Skin cancer is the most common type of cancer in general. A new or changing lesion, especially if symptomatic, warrants being evaluated by a professional.
Patients with fair skin, especially those who have had any blistering sunburns during the first 2 decades of life and patients who have received immunosuppressive therapy or transplantations are predominantly susceptible to develop skin cancers.
Basal Cell Carcinoma
Basal Cell Carcinoma is the most common type of skin cancer, occurring typically in exposed areas. Basal cell carcinomas have different shapes and colors that range from pink patches to pink pearly papules or brown papules with rolled borders.
Basal cell carcinomas can be locally destructive and invasive but rarely metastasize to lymph nodes or other organs.
Based on the size and microscopic features these tumors, Basal cell carcinomas can be treated with electrodessication and curettage (scrapping and burning) of the skin, excision with 4mm-5mm margins or micrographic (Mohs) surgery.
Actinic Keratosis and Squamous Cell Carcinoma
Actinic keratosis are gritty scaly pink skin lesions that occur on chronically sun-exposed areas. These lesions have pre-malignant potential and should be evaluated by an experienced dermatologist given its ability to turn into squamous cell carcinomas. Actinic keratosis can be treated with multiple modalities including cryotherapy with liquid nitrogen, topical agents like imiquimod, 5-fluorouracil, ingenol mebutate or photodynamic therapy.
Squamous cell carcinoma is a common type of skin cancer that predominantly occurs in sun-exposed areas. These skin cancers have the capacity of invading tissue and in some situations, they can metastasize to local lymph nodes or distant organs. A pink papule with scale or a non-healing ulcer show be promptly evaluated by a dermatologist as treating these lesions prematurely is much easier than treating advanced disease.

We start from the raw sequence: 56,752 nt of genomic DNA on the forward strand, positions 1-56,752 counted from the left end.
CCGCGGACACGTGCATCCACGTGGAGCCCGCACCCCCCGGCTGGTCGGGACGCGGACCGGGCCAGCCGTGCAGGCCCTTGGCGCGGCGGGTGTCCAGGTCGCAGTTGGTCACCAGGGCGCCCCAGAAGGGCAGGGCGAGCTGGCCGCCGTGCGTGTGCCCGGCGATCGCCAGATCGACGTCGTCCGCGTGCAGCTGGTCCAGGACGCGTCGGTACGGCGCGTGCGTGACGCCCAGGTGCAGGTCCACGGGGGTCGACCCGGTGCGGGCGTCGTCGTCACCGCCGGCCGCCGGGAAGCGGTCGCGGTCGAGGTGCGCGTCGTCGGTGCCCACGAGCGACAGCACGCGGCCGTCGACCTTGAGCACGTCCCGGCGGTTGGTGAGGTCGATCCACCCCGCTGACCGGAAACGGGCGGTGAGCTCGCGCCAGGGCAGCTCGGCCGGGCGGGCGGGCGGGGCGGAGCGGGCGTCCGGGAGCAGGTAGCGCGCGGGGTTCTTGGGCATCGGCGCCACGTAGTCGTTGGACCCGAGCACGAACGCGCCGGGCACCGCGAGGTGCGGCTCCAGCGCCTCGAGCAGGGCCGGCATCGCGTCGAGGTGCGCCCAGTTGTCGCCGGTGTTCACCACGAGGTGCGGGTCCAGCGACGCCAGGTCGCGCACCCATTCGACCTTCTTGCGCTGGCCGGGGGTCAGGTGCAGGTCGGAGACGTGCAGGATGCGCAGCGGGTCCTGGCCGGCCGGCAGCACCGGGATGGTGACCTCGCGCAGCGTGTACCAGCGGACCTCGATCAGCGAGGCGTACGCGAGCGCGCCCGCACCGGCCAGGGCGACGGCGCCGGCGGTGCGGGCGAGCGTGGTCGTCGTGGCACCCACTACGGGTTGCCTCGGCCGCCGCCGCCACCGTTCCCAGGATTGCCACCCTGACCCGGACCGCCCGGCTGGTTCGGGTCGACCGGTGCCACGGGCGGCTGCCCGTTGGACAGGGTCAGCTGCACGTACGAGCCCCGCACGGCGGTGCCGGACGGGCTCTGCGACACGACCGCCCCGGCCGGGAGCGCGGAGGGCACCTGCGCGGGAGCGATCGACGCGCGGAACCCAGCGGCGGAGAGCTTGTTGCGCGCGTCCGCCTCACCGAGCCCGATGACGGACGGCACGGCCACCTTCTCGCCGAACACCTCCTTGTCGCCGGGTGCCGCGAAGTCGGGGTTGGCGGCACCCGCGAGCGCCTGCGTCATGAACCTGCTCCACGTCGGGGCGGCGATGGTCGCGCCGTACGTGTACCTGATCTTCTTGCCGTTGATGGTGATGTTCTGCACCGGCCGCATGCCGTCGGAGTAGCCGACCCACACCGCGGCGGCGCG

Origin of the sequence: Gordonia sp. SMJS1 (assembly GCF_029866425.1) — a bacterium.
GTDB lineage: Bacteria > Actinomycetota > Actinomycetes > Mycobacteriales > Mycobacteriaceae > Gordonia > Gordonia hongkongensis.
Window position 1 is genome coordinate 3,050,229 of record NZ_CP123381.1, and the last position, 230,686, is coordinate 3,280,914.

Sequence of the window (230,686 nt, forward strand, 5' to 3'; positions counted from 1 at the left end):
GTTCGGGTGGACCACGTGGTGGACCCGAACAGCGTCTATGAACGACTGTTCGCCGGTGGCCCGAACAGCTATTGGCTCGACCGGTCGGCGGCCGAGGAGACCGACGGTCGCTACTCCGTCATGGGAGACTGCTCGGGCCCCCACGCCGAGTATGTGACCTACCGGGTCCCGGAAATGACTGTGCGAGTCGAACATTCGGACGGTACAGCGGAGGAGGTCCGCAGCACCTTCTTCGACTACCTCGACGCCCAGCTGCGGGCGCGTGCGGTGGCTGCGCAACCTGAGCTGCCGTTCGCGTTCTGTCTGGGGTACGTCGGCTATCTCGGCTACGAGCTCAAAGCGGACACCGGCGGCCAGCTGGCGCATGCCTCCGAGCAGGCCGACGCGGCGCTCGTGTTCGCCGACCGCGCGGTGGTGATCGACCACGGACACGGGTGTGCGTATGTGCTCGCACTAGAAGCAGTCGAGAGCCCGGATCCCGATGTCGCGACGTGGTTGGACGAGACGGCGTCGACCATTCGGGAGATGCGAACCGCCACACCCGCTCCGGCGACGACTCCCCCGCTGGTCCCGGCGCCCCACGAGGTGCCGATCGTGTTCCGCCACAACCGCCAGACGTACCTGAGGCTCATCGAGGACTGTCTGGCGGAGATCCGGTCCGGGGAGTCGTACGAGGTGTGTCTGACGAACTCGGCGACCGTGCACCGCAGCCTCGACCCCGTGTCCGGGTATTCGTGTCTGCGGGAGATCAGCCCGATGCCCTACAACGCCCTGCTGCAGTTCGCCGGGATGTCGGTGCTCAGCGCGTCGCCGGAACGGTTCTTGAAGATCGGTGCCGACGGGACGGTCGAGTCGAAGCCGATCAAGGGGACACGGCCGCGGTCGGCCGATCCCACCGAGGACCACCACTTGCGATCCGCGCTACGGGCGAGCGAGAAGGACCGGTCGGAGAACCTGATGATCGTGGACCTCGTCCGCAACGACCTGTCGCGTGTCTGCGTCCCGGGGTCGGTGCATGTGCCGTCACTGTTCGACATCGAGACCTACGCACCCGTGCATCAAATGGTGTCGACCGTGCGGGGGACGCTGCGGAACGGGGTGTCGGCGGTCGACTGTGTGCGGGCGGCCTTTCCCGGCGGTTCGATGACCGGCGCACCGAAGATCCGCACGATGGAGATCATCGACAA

Treatment of squamous cell carcinoma depends on the depth of invasion and microscopic features. Superficial disease can be treated depending on the area with electrodessication and curettage, topical 5-fluorouracil, surgical excision with 4mm-5mm clinical margins or micrographic (Mohs) surgery.
Mole Checks, Dysplastic Nevi and Melanoma
Nevi (moles) are proliferations of melanocytes, or cells that give pigment to our skin/hair. Nevi can occur since birth (congenital nevi) or more commonly, can be acquired throughout the first 40 years of life.
Melanocytes are vulnerable to environmental factors including ultraviolet light, which induces mutations that lead to abnormal proliferations of these cells. Moles with acquired mutations can change color, size and appearance, prompting a dermatologic evaluation.
At Houston Dermatology and Plastic Surgery, we are committed to provide you with the most comprehensive skin exam. A complete skin exam includes the scalp, oral mucosa, breasts, ears, genital and anal area, palms, soles, fingers toes and lymph node palpation. Our doctors will always be accompanied by a chaperone, and will always make you feel comfortable.
We use dermoscopy (magnified examination with polarized light) to evaluate all suspicious lesions.
These are some guidelines to screen for abnormal moles:
- Asymmetry (one side of the mole does not match the other side)
- Borders (regular and well-defined borders are preferred)
- Color (single is better than multiple colors)
- Diameter (lesions >6 mm should always be screened)
- Evolving (lesions that have changed in size, texture, symptoms, that are itchy or bleeding should always be examined)
It is important that men and women with fair skin, history of multiple blistering/non-blistering sunburns, current or prior use of tanning beds, personal or family history of atypical moles or melanoma or those who have been treated with radiation or have had a transplant, should have a full body skin exam at least ONCE a year.